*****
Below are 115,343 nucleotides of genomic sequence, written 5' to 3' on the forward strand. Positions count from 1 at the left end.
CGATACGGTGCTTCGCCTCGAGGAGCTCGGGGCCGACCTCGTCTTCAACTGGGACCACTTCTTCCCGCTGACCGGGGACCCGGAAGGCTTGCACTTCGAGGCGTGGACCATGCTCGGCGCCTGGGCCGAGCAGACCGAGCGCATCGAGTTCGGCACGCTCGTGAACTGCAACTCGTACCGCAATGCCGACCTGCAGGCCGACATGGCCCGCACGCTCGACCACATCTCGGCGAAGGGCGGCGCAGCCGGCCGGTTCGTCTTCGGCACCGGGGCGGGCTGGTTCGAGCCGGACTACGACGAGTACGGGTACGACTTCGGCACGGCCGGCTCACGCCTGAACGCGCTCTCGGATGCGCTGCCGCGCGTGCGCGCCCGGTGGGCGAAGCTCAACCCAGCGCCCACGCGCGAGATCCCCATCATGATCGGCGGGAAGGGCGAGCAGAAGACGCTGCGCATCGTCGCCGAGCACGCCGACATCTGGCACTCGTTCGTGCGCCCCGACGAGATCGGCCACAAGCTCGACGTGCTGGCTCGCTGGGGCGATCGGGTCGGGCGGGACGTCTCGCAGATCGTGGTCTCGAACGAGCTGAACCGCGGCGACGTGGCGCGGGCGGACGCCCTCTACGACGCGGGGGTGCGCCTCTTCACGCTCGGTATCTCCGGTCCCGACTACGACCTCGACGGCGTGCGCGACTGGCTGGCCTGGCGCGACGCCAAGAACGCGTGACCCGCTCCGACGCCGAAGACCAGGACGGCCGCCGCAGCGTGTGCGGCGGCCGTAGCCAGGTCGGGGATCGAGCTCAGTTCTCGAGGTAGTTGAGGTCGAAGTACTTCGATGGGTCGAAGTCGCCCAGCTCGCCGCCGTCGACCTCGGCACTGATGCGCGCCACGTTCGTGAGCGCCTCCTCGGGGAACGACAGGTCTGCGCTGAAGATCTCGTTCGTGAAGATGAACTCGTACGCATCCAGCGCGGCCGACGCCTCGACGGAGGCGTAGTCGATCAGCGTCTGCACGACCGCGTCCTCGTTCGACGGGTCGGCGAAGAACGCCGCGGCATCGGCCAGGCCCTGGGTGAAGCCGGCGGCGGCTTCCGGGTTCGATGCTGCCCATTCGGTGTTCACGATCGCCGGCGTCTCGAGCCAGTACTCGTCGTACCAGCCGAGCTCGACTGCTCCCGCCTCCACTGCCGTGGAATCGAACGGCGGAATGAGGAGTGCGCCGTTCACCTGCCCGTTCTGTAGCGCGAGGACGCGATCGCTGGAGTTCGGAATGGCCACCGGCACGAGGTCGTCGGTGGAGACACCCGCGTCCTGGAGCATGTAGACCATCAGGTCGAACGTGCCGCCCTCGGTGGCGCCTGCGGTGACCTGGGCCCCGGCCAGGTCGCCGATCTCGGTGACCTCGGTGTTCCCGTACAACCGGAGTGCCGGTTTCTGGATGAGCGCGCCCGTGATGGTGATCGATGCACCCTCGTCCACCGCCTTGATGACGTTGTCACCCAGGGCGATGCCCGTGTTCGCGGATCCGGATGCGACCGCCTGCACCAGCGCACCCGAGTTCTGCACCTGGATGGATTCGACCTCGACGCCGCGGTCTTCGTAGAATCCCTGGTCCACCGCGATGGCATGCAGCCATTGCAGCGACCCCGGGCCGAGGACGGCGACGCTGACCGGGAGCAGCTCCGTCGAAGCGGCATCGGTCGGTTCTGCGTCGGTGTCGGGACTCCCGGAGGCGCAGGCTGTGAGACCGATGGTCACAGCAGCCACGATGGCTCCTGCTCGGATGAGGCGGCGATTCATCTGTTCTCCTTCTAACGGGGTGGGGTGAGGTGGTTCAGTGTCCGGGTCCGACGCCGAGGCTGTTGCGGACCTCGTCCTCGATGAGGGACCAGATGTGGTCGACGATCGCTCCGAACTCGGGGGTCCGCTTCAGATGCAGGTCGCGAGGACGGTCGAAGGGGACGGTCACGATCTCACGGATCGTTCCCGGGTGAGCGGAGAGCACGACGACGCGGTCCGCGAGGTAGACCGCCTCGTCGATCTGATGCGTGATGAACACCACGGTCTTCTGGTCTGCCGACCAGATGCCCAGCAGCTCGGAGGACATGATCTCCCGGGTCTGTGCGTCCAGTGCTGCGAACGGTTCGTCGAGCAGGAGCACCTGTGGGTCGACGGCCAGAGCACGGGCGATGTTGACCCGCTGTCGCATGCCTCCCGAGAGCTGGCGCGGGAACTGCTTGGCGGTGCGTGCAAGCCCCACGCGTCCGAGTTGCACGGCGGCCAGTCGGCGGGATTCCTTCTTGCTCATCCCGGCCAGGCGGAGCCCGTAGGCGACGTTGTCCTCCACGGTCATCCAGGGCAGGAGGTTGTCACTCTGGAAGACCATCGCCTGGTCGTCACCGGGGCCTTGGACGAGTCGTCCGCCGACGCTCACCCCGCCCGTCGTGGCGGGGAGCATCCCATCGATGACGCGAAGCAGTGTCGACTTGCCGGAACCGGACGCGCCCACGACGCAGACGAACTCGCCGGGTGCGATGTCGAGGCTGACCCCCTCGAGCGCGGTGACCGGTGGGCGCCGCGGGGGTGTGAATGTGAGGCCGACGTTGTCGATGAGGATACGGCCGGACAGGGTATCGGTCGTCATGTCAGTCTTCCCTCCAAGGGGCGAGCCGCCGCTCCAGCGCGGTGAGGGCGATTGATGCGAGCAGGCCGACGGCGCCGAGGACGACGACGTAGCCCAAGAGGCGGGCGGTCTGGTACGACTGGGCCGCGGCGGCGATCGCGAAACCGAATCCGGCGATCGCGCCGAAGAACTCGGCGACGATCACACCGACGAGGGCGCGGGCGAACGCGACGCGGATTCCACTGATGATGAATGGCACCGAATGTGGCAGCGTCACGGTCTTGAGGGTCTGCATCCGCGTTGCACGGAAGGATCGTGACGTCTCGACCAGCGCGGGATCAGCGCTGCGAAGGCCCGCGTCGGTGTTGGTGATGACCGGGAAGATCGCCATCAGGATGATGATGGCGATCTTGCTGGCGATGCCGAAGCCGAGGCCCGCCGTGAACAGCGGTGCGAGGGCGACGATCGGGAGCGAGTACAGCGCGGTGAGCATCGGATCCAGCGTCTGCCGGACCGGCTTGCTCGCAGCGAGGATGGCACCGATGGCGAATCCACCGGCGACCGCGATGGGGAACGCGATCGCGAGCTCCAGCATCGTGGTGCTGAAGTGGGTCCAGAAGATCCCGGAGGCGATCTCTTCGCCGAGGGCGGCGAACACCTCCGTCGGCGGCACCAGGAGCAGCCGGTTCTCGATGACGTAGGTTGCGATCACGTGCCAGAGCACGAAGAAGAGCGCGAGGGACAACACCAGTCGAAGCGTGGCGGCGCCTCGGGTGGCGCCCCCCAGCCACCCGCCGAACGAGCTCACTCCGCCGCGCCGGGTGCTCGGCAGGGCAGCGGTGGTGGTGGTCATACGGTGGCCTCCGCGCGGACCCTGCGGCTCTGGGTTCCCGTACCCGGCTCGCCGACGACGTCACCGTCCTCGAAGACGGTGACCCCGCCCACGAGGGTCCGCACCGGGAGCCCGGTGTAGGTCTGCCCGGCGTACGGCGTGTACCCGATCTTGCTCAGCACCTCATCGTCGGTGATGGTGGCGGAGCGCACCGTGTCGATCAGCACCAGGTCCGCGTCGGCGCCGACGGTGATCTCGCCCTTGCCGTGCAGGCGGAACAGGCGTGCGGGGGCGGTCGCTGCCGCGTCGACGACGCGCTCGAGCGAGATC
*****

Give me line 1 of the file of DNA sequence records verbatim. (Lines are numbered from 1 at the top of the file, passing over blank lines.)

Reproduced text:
Below are 115,343 nucleotides of genomic sequence, written 5' to 3' on the forward strand. Positions count from 1 at the left end.